Slipper tub – Free-standing bathtubs come in all shapes and sizes these days, but the slipper version offers a special kind of indulgence. Originally a Victorian design, it features a higher back at one end, which provides support as well as privacy when you sink into the bubbles, wallow and relax. This luxe room ups the traditional look further with a wall of oil paintings, a Victorian-style towel rail and a gleaming wooden floor. I love the floor-length curtains too.
Sink skirts have been a lasting style, derived more out of necessity to cover unsightly plumbing fixtures or bathroom toiletries than for aesthetics. But they’re not only highly functional and economical — they also provide softness to both kitchens and baths.
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The small detail of cantilevered vanity keeps it from looking clunky. If you have an outdated vanity, look closely at the hardware on this unit. A coat of paint and new hardware can bring your bathroom up to date. This vanity keeps the bathroom looking much more open. In order to have a look like this work, you will need storage elsewhere in the bathroom. One thing I suggest is seeing if your contractor can install a closet or a nook large enough for towels and toiletries in the bathroom wall. Sometimes you can borrow the space from a bedroom closet that backs up to the bathroom.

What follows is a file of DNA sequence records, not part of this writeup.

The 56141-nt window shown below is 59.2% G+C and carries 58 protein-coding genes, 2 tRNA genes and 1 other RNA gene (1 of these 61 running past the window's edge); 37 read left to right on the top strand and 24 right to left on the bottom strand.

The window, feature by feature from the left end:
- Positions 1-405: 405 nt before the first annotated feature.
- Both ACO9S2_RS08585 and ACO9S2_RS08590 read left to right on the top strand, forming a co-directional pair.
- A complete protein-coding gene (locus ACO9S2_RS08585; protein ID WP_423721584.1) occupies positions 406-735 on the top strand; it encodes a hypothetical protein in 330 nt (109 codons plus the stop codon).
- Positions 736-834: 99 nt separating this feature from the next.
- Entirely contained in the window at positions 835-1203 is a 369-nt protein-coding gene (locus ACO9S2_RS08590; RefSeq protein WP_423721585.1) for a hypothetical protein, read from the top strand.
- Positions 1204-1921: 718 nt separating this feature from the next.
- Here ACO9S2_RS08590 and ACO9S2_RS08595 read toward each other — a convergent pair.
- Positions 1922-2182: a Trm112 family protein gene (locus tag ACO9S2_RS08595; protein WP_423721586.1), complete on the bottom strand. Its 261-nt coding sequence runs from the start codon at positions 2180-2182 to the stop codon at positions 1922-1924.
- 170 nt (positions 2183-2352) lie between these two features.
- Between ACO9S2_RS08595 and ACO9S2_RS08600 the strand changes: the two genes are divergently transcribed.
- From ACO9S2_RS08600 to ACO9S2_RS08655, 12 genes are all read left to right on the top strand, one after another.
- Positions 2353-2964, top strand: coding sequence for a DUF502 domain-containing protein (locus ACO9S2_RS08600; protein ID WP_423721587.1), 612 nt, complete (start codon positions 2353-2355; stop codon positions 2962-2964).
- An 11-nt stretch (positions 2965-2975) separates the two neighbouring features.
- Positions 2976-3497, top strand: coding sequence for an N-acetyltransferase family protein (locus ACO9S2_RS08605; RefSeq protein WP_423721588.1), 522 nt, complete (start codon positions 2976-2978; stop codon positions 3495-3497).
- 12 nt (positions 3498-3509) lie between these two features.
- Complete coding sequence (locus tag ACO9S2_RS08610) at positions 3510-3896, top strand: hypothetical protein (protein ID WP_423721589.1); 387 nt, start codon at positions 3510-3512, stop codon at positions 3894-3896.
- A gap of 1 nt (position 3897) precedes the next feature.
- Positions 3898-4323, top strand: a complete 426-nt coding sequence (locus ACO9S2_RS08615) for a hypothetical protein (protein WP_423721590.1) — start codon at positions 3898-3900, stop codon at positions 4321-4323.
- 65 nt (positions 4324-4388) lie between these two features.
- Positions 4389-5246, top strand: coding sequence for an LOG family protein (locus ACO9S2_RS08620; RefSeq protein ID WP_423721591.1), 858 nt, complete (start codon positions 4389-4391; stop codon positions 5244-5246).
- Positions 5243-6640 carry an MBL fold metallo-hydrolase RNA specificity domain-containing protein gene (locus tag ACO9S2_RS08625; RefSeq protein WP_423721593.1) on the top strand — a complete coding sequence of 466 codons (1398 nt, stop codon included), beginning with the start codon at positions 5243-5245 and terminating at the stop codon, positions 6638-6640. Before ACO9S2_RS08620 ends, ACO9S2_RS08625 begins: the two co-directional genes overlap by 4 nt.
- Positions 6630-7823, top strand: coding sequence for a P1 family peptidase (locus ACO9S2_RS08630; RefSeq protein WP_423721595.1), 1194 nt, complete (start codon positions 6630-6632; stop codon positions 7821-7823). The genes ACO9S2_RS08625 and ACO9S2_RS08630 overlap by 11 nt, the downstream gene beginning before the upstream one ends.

Making use of one of the large drawers seemed to make the most sense. This pull-out is made out of two dove-tail drawers with a door that connects the two. The designers added a surface to the bottom drawer, and cut two holes into it for a hair dryer and curling iron. For the hair dryer, they put in a rubber holder for gripping different sized hair dryers. Powder-coated steel lines the curling/flat iron holder.
The original materials in Houzz user jons112’s guest bathroom certainly weren’t his style, but the wood subfloor underneath the outdated tile posed a much greater problem: years of water damage from damaged cast iron plumbing. He hired a contractor to completely gut the small bathroom and give him a blank slate. With a $9,000 budget, he turned the once-dingy yellow and brown tiled space into a classic and bright guest bathroom that still fits the style of his 1923 home.